The spheres of life are many, and for each there develop special sciences. But life itself is one, and the more the sciences strive to penetrate deeply into their separate spheres, the more they withdraw themselves from the vision of the world as a living whole. There must be one supreme knowledge which seeks in the separate sciences the elements for leading man back once more to the fullness of life. The scientific specialist seeks in his studies to gain a knowledge of the world and its workings. This book has a philosophical aim: science itself is here infused with organic life. The special sciences are stages on the way to the science intended here. A similar relation is found in the arts. The composer in his work employs the rules of the theory of composition. This latter is an accumulation of principles, knowledge of which is a necessary presupposition for composing. In the act of composing, the rules of theory become the servants of life, of reality. In exactly the same way philosophy is an art. All genuine philosophers have been artists in concepts. Human Ideas have been the material of their art, and scientific method their artistic technique. Abstract thinking thus gains concrete individual life. Ideas turn into life-forces. We have no longer merely a knowledge about things, but we have now made knowledge a real self-determining organism. Our consciousness, real and active, has risen beyond a mere passive reception of truths.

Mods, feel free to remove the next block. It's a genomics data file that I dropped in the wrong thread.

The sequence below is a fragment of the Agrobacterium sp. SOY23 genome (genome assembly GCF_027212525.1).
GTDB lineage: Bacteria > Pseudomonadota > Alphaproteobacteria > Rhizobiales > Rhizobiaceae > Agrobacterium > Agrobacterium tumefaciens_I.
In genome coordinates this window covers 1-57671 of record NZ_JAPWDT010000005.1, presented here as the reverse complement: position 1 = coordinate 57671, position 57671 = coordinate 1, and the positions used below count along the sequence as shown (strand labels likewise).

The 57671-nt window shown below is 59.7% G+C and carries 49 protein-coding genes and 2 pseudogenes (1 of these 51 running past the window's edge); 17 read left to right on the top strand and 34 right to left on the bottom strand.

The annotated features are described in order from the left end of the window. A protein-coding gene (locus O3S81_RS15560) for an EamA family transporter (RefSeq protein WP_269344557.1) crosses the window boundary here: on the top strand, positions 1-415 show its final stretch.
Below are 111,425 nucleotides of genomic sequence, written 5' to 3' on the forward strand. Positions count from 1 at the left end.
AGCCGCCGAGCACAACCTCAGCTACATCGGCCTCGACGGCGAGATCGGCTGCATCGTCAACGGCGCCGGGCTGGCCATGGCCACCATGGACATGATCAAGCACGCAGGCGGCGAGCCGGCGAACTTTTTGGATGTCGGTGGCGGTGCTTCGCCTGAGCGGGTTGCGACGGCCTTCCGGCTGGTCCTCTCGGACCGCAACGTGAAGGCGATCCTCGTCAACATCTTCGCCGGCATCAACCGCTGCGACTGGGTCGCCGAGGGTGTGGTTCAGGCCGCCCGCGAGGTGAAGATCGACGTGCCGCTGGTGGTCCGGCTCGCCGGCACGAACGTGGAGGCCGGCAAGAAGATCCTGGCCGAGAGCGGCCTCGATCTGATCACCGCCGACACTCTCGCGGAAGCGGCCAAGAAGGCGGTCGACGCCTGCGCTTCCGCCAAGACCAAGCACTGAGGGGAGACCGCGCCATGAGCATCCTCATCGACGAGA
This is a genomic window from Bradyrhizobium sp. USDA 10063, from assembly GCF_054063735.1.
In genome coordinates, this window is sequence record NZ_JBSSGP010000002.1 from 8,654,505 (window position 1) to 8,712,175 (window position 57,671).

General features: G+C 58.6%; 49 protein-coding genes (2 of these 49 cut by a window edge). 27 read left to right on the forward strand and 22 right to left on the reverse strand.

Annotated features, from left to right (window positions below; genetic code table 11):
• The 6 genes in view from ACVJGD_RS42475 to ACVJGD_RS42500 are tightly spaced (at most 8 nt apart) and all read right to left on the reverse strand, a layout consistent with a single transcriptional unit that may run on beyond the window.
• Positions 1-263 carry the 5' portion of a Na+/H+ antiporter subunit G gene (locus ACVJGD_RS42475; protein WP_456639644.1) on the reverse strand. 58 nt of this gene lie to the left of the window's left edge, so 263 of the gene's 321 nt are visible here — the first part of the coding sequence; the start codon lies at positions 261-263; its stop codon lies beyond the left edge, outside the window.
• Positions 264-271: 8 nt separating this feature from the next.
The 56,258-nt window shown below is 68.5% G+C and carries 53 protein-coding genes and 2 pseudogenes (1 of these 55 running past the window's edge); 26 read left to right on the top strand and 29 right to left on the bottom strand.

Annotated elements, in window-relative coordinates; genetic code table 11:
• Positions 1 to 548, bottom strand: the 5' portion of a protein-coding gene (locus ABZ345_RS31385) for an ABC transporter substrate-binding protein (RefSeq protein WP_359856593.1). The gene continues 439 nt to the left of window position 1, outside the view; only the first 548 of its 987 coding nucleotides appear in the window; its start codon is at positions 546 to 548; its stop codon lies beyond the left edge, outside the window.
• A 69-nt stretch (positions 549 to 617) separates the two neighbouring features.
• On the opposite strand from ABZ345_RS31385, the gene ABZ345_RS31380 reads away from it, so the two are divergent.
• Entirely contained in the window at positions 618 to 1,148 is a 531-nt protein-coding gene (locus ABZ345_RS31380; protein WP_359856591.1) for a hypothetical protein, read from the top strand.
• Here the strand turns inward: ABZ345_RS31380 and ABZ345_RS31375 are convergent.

How philosophy, as an art, is related to freedom; what freedom is; and whether we do, or can, participate in it — this is the principal problem of my book. All other scientific discussions are put in only because they ultimately throw light on these questions which are, in my opinion, the most immediate concern of mankind. These pages offer a “Philosophy of Freedom.”

All science would be nothing but the satisfaction of idle curiosity did it not strive to enhance the existential value of human personality. The true value of the sciences is reached only by showing the human range of their results. The final aim of an individual can never be the cultivation of any single faculty, but only the development of all capacities which slumber within us. Knowledge has value only in so far as it contributes to the all-round unfolding of the whole nature of man.

This book, therefore, does not conceive the relation between science and life in such a way that man must bow down before the Idea and devote his powers to its service. On the contrary, it shows that he takes possession of the world of Ideas in order to use them for his human aims, which transcend those of mere science.

Man must be able to confront the Idea and experience it; or else he will fall into its bondage.